1356_CMP Schematic for 3-fold Cover.jpg

Figure shows successive geophone and source positions when the six-channel instrument is utilized to get 300% cover. Special cables and switching circuits are available for use in deep reflection surveys, but CMP fieldwork with instruments utilized for shallow surveys is extremely slow and laborious. Need to combine traces from some different shots make it hard to do CMP processing in field.

Shot points A, B, C and D are progressively one geophone group interval further to right. Shots A and D have no depth points in common.

148_Effect of Dip in CMP Shooting.jpg

Contrary to single-fold shooting, shot points also the geophone locations are different for different traces. Shot points and detector locations are equivalent and depth point on reflector moves up dip as offset increases. Move-out equation is most simply derived by noting that path from source to detector is equal in length to path SG' from source to detector image point and that geometric relationships between similar triangles imply equality of all lengths marked y. Pythagoras relationship can be applied to triangle SG' P, and times can be attained by dividing distances by V.

Thus, T0 = 2d/V and T = SG'/V

Geometry of a CMP shoot varies from that for single-fold coverage, and effect of dip is thus different. If interface dips at angle α, velocity deduced from CMP stack is equal to V/cos α and depth is equivalent to length of normal incidence ray from common mid-point to interface. Contrary to single fold gather the minimum time is related with normal incidence ray. Aim of stacking is to generate noise-reduced seismic trace which approximates to normal incidence trace, i.e. to trace which would have been generated had source and detector been coincident. Initials CMP replaced earlier acronym, CDP (common depth point) used for same method. Referring to depth points (reflection points) as common implies that all reflections in a gather have come from same point on subsurface interface that is true only for horizontal interfaces.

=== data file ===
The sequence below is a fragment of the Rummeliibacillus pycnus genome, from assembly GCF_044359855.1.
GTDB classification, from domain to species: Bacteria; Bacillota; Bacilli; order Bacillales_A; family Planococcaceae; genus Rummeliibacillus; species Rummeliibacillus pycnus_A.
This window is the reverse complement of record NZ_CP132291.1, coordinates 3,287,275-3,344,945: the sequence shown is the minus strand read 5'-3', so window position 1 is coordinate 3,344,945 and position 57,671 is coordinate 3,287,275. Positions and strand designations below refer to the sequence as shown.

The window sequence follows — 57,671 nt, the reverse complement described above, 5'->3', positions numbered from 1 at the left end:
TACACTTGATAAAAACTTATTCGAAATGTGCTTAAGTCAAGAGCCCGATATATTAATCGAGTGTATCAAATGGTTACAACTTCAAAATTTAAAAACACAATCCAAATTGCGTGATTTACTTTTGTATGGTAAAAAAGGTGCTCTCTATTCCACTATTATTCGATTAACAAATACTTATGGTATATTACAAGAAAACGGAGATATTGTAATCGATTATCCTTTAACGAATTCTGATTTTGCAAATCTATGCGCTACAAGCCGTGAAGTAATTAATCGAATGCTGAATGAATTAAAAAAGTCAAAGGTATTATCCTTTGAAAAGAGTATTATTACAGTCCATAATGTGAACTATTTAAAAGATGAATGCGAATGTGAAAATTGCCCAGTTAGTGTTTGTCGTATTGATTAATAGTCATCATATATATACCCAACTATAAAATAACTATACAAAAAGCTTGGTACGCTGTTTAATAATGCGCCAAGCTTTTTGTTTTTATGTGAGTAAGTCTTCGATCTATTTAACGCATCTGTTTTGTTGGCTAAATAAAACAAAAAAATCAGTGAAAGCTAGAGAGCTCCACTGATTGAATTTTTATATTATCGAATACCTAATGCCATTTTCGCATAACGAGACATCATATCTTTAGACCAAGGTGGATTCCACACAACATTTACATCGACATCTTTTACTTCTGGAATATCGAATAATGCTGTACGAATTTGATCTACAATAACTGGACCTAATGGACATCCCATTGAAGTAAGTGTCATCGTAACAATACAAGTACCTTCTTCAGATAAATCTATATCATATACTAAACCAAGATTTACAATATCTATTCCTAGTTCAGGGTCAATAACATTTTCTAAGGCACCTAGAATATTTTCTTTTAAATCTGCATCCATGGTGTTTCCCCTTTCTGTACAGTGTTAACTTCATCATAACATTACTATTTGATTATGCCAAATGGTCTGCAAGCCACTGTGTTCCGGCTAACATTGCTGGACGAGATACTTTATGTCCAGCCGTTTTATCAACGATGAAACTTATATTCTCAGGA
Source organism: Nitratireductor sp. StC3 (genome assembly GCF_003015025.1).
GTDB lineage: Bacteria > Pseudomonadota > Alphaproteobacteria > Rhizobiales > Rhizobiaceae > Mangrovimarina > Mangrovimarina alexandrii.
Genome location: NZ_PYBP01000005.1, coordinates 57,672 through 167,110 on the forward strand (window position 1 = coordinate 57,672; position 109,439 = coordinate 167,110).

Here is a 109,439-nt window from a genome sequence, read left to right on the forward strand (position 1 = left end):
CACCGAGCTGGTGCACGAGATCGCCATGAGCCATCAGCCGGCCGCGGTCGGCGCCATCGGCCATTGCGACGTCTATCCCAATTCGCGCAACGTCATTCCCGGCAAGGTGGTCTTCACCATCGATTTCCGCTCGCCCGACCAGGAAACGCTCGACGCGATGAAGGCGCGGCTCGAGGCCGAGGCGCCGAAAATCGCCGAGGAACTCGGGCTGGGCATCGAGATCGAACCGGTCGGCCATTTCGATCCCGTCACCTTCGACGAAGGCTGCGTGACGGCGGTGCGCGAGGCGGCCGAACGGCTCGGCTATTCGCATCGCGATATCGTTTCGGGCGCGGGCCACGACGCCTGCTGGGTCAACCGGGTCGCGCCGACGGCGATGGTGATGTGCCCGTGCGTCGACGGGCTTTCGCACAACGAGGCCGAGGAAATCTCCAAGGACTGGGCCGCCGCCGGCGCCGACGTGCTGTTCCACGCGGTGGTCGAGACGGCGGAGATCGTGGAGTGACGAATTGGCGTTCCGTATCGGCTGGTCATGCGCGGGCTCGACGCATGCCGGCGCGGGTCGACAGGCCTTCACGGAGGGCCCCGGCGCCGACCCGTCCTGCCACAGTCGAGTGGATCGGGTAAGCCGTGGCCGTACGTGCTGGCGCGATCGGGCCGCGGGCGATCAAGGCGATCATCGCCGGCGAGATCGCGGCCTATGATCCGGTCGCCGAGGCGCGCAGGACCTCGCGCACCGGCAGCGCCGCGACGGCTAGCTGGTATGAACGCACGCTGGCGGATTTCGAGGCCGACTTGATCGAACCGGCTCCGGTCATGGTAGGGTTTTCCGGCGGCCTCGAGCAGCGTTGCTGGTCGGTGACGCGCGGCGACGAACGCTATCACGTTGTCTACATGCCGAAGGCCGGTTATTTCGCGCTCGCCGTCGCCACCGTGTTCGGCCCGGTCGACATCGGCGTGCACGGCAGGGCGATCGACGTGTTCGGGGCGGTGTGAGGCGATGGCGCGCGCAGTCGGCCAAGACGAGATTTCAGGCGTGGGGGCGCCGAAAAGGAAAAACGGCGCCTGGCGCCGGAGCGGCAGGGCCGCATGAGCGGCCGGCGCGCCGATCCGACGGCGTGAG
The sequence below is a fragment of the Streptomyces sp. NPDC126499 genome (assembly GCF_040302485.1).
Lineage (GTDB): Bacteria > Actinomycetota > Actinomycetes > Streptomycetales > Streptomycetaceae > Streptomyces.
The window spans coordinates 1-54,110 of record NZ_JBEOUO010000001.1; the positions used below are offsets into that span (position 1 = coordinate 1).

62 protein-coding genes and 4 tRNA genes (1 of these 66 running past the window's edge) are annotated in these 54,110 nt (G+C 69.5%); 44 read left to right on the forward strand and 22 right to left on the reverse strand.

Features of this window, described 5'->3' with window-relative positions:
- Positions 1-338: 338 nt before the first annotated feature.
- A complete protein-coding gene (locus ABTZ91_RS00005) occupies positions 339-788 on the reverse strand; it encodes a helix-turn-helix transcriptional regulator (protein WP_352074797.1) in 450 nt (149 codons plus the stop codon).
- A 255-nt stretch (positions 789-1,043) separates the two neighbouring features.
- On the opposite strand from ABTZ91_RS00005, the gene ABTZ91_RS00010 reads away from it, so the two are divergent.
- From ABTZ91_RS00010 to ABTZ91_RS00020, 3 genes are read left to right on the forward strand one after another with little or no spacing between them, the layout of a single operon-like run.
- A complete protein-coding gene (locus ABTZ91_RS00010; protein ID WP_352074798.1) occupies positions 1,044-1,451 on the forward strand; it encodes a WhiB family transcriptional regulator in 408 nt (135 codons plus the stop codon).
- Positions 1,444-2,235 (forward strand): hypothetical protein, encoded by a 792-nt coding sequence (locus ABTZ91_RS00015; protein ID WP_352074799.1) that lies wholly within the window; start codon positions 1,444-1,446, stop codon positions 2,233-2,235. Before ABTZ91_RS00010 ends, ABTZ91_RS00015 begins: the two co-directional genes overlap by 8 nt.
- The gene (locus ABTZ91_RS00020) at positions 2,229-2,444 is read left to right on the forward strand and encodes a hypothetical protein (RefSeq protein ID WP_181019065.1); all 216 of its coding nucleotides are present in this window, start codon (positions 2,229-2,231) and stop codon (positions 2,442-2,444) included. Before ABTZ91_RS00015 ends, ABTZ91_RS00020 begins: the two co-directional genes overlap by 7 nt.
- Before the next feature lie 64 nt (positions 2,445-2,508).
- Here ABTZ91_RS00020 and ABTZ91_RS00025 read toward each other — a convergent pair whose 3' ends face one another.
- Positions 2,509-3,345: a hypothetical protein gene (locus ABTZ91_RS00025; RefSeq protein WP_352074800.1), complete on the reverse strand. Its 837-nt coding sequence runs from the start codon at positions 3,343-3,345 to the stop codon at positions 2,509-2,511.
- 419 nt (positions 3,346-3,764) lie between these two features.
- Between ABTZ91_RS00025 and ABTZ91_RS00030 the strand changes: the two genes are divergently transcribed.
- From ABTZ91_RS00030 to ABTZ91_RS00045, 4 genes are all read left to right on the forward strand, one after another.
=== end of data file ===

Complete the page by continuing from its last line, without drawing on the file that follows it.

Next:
Depth Conversion:

Reflection events are recorded not in depth but in two-way time (TWT). Velocities are required to convert times in depths, but Dix velocities attained from NMO curves may be 10-20% in error, even for horizontal reflectors. Interpretations must be calibrated against borehole data wherever possible, and field crews must always be on lookout for opportunities to estimate vertical velocities directly.

Image is of small graben structure beneath unconformity. Position of true fault plane BB (indicated by the dashed line) can be estimated from the positions of the terminations of the sub-horizontal reflectors representing the sediment fill within the graben (although care must be exercised because many of the deeper sub-horizontal events are multiples). The event AA is the seismic image of BB. It is displaced because the techniques used to display the data assume that reflections are generated from points vertically beneath the surface points, whereas they are actually generated by normal-incidence rays that are inclined to the vertical if reflected from dipping interfaces. The reflections from the fault and the opposite side of the graben cross over near the lower symbol ''A'', forming a ''bow-tie''. Convex-upward reflections near point C are diffraction patterns generated by faulting.

Geometric Distortion:

Seismic reflection data are usually presented as sections prepared by playing out, next to each other and vertically down sheet of paper, traces from adjacent CMP gathers. Such sections are subject to geometric distortion. Artefacts like displaced reflectors, diffraction patterns and bow-ties, as affecting radar sections, also appear on seismic imagery. Refraction surveys are extensively utilized to study water table and, for engineering purposes, poorly consolidated layers near ground surface, and also in determining near-surface corrections for deep reflection traces. Travel times are generally only few tens of milliseconds and there is little separation between arrivals of different kinds of wave or of waves that which travelled by different paths. Only first arrivals that are always of P wave can be picked with any confidence.